This, I conceive, is a true statement, without any abatement of its force, of this celebrated and much vaunted argument, which all the writers who have undertaken to answer it, have agreed in ascribing to Mr. Hume. Into this too ready concession in favour of Mr. Hume, they appear to me to have been incautiously betrayed, by the pompous expressions, with which that author ushers in his claims, assumes to himself the merit of a new invention, and sets off the advantages, which may be expected to result from the application of it. We shall first state his pretensions, and then see if it be not in our power to strip him of his plumes. “I flatter myself,” says he, in the commencement of his treatise, " that I have discovered an argument, which, if just, will with the wise and learned, be an everlasting check to all kinds of superstitious delusion, and consequently will be useful as long as the world endures.” And when writing to his friend Dr. Campbell, we find the following romantic account of the circumstances under which this hint was suggested to him, by which he seems to expect to perform miracles, while he refuses that power to all other
persons. “ It may, perhaps, amuse you to learn the first hint, which ' suggested to me that argument which you have so strenu
ously attacked. I was walking in the cloisters of the Jesuit's College of La Flêche, a town in which I passed two years of my youth, and engaged in a conversation with a Jesuit of some parts and learning, who was relating to me, and urging some nonsensical miracle performed in their convent, when I was tempted to dispute against him; and as my head was full of the topics of my Treatise of Human Nature, which I was at this time composing, this argument immediately occurred to me, and I thought it very much gravelled my companion; but at last, he observed to me, that it was impossible for that argument to have any solidi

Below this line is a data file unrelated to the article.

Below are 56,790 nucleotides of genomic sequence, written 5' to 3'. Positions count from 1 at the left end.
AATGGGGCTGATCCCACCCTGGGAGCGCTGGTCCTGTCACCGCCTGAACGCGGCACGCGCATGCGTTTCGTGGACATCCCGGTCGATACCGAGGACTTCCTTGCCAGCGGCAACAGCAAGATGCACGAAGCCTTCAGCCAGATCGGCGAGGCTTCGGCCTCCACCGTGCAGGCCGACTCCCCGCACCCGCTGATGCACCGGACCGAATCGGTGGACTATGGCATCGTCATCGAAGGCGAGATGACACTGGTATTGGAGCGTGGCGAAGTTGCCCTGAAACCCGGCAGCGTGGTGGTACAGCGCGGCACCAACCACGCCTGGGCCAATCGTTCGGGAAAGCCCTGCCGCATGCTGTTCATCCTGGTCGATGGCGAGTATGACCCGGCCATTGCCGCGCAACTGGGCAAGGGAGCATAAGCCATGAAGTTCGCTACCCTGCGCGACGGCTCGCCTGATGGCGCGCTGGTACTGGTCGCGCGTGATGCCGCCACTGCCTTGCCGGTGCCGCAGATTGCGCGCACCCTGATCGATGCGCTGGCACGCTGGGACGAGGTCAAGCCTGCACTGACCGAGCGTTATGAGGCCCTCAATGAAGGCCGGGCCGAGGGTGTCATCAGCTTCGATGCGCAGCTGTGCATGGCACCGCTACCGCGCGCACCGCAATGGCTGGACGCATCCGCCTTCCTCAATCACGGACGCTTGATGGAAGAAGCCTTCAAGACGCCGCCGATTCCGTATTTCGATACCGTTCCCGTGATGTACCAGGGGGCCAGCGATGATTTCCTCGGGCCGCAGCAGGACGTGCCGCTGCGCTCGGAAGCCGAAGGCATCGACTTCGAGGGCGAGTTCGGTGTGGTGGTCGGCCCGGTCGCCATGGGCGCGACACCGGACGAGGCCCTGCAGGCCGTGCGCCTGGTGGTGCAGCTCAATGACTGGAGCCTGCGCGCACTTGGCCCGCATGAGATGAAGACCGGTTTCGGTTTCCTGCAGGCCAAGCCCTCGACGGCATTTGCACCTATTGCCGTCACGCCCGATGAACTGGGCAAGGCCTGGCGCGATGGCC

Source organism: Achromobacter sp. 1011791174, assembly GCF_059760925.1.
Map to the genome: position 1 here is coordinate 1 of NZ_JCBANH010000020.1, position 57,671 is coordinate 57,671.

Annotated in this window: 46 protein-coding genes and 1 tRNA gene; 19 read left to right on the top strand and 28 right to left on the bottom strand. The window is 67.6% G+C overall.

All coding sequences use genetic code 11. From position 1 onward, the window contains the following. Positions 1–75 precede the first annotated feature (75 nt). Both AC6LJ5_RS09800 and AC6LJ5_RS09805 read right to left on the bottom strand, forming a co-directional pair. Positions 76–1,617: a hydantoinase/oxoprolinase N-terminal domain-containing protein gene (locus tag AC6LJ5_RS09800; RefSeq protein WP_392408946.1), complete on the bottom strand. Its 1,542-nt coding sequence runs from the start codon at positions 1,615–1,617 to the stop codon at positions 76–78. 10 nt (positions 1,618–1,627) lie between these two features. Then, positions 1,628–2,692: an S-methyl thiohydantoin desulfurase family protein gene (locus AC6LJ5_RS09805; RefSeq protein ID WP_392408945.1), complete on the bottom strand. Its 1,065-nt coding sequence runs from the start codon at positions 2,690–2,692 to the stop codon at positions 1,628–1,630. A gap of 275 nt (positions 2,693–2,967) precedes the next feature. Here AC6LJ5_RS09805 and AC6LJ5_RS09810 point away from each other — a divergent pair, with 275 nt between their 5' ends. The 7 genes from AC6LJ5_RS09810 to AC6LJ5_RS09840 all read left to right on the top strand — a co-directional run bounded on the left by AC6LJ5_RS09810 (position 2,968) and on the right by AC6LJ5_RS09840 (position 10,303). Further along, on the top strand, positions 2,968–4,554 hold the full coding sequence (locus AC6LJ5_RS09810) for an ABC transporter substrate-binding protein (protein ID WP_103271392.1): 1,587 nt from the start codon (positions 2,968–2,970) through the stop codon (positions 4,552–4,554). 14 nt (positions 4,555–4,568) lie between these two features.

ty, because it operated equally against the Gospel as the Catholic miracles, which observation I thought proper to admit as a sufficient answer. I believe that you will allow, that the freedom at least of this reasoning makes it somewhat extraordinary, to have been the produce of a convent of Jesuits, though you may think the sophistry of it, savours plainly of the place of its birth.”
Such are the pretensions of Mr. Hume. Let us now ascertain, whether they are as unquestionable as he would have us believe. It is evident from his frequent references to the works of Mr. Locke, and more especially, to those which are metaphysical, that he had read the Treatise upon Human Understanding, although it is equally certain, that, as was the case with the evidences of christianity, he had never taken the pains completely to understand it. Hear, then, the language of Mr. Locke on this very topic, when treating of the degrees of assent in the last part of his second volume. “ Thus far the matter goes easy enough,” says Mr. Locke, “and probability upon such grounds carries so much evidence with it, that it naturally determines the judgment, and leaves us as little liberty to believe or disbelieve, as a demonstration does, whether we will know or be ignorant. The difficulty is when testimonies contradict common experience, and the reports of history and witnesses clash with the ordinary course of nature, or with one another; there it is where diligence, attention, and exactness, are required to form a right judgment, and to proportion the assent to the different evidence, and probability of the thing, which rises and falls according as the two foundations of credibility, viz. common observation in like cases, and particular testimonies in that particular instance, favour or contradict it.” Here we have both that mystical balance of contradictory evidences, with which Mr. Hume makes such a display, and the substance of that argument by which some are willing to believe he has sapped the foundations of christianity. But